- The study concluded that “chronic administration of Melissa officinalis L. relieves stress-related effects.”11
In this double-blind, placebo-controlled investigation, 16 healthy adults were given a lozenge containing lemon balm, lavender oil, hops, and oat, after which they had the electrical activity of their brain measured using mode technology (Laplacian estimates). Increases in beta 1 activity was noted, which is seen in the presence of anxiolytic drugs including major and minor tranquilizers.
- The study concluded that “the changes as observed after the application of this herbal composition are therefore in line with the idea of having induced a state of relaxation and regeneration…to better cope with psychological and emotional stress.”12
In this randomized, double-blind, placebo-controlled investigation, 20 young adults were given either a placebo or 300 mg, 600 mg, or 900 mg of lemon balm extract over the course of a week. Calmness appeared to increase as alertness decreased.
- The study concluded that “self-rated ‘calmness,’ as assessed by Bond-Lader mood scales, was elevated at the earliest time points by the lowest dose, whilst “alertness” was significantly reduced at all time points following the highest dose.”13
Dosage for Sleep
Lemon balm may be taken as:
- As a supplemental capsule, 300 – 1500 mg, 3 – 5 times daily
- An extract, standardized to 5% rosmarinic acid
- Crude lemon balm, 1.5 – 4.5 g
- An ointment, 1% of a 70:1 extract, for cold sores
- A drink, especially tea
Use of the plant is generally safe and is best taken 3 – 5 times daily between meals.
Supplements in Review Recommendation
- Lemon Balm, 500 mg
Lemon balm has first-rate calming effects for aiding sleep. While the workings behind lemon balm may not necessarily trigger sleep itself, we recommend using it as a way to facilitate the sleeping process through its ability to foster calmness. Supplementation with the plant may farther soothe the body by reducing anxiety, stress, and particular instances of sleeping disorders.
500 mg lemon balm seems like a good, low-end starter dose. For sound sleeping and help with stress, start with 500 mg of lemon balm capsules, 3 times daily between meals.
- Savino F, Cresi F, et al. A randomized double-blind placebo-controlled trial of a standardized extract of Matricariae recutita, Foeniculum vulgare and Melissa officinalis (ColiMil) in the treatment of breastfed colicky infants. Phytother Res. 2005 Apr;19(4):335-40. ↩
- Kennedy DO, Wake G, et al. Modulation of mood and cognitive performance following acute administration of single doses of Melissa officinalis (Lemon balm) with human CNS nicotinic and muscarinic receptor-binding properties. Neuropsychopharmacology. 2003 Oct;28:1871-81. ↩
- Taiwo AE, Leite FB, et al. Anxiolytic and antidepressant-like effects of Melissa officinalis (lemon balm) extract in rats: Influence of administration and gender. Indian J Pharmacol. 2012 Mar;44(2):189-92. ↩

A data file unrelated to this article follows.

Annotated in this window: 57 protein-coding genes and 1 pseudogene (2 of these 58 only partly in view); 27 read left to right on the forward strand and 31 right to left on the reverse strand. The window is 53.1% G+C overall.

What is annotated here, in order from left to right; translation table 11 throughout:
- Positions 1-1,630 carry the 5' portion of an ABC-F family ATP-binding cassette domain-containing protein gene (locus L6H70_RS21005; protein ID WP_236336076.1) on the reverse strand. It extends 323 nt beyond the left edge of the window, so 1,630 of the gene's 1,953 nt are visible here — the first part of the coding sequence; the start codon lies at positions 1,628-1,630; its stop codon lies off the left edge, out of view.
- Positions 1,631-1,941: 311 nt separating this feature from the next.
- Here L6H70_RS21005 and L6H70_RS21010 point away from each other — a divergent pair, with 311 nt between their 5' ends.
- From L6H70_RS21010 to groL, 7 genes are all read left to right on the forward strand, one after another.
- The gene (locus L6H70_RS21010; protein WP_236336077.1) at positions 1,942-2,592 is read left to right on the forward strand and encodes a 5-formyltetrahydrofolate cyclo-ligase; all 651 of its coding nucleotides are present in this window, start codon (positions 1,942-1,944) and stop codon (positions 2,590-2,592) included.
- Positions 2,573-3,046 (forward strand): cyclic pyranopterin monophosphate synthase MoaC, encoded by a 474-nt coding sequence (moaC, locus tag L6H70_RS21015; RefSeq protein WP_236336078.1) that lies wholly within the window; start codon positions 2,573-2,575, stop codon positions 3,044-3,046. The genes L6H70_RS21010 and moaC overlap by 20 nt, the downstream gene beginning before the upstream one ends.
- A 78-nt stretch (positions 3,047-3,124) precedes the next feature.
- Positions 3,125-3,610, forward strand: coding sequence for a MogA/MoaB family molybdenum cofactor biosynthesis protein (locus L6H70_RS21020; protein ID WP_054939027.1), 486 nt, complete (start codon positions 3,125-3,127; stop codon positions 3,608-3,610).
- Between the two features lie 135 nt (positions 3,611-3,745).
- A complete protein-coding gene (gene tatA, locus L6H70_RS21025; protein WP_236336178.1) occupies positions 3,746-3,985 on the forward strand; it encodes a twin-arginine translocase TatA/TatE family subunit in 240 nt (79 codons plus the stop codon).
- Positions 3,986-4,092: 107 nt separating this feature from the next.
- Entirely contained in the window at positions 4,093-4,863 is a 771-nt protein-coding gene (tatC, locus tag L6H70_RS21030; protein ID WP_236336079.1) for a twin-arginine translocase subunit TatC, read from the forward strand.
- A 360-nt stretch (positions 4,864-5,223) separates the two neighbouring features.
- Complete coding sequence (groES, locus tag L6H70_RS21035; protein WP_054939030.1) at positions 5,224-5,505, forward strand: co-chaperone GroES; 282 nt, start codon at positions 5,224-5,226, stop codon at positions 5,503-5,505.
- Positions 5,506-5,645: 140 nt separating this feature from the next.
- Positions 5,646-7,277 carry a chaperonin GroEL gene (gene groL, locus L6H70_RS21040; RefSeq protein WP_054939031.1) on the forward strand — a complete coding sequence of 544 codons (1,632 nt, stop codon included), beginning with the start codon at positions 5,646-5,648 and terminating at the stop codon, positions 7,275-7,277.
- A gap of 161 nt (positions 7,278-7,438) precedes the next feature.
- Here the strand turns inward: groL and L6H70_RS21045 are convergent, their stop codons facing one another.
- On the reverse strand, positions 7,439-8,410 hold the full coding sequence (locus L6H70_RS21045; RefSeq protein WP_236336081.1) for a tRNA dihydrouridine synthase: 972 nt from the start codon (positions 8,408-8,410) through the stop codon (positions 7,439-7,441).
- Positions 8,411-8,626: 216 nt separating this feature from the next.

- Buchner KH, Hellings H, et al. Double blind study as evidence of the therapeutic effect of Melissengeist on psycho-vegetative syndromes. Med Klin. 1974 Jun 7;69(23):1032-6. ↩
- Muller SF, Klement S. A combination of valerian and lemon balm is effective in the treatment of restlessness and dyssomnia in children. Phytomedicine. 2006 Jun;13(6):383-7. ↩
- Kennedy DO, et al. Anxiolytic effects of a combination of Melissa officinalis and Valeriana officinalis during laboratory induced stress. Phytother Res. 2006 Feb;20:96-102. ↩
- Sanchez-Medina A, Etheridge CJ, et al. Comparison of rosmarinic acid content in commercial tinctures produced from fresh and dried lemon balm (Melissa officinalis). J Pharm Pharm Sci. 2007;10(4):455-63. ↩
- Soulimani R, Fleurentin J, et al. Neurotropic action of the hydroalcoholic extract of Melissa officinalis in the mouse. Planta Med. 1991;57(2):105-9. ↩
- Ibarra A, Feuillere N, et al. Effects of chronic administration of Melissa officinalis L. extract on anxiety-like reactivity and on circadian and exploratory activities in mice. Phytomedicine. 2010 May;17(6):397-403. ↩
- Kennedy DO, Little W, et al. Attenuation of laboratory-induced stress in humans after acute administration of Melissa officinalis (Lemon Balm). Psychosom Med . 2004;66(4):607-13. ↩
- Cases J, Ibarra A, et al. Pilot trial of Melissa officinalis L. leaf extract in the treatment of volunteers suffering from mild-to-moderate anxiety disorders and sleep disturbances. Med J Nutrition Metab. 2011 Dec;4(3):211-8. ↩
- Dimpfel W, Pischel I, et al. Effects of lozenge containing lavender oil, extracts from hops, lemon balm and oat on electrical brain activity of volunteers. Eur J Med Res. 2004 Sep 29;9(9):423-31. ↩
- Kennedy DO, Scholey AB. Modulation of mood and cognitive performance following acute administration of Melissa officinalis (lemon balm). Pharmacol Biochem Behav. 2002 Jul;72(4):953-64. ↩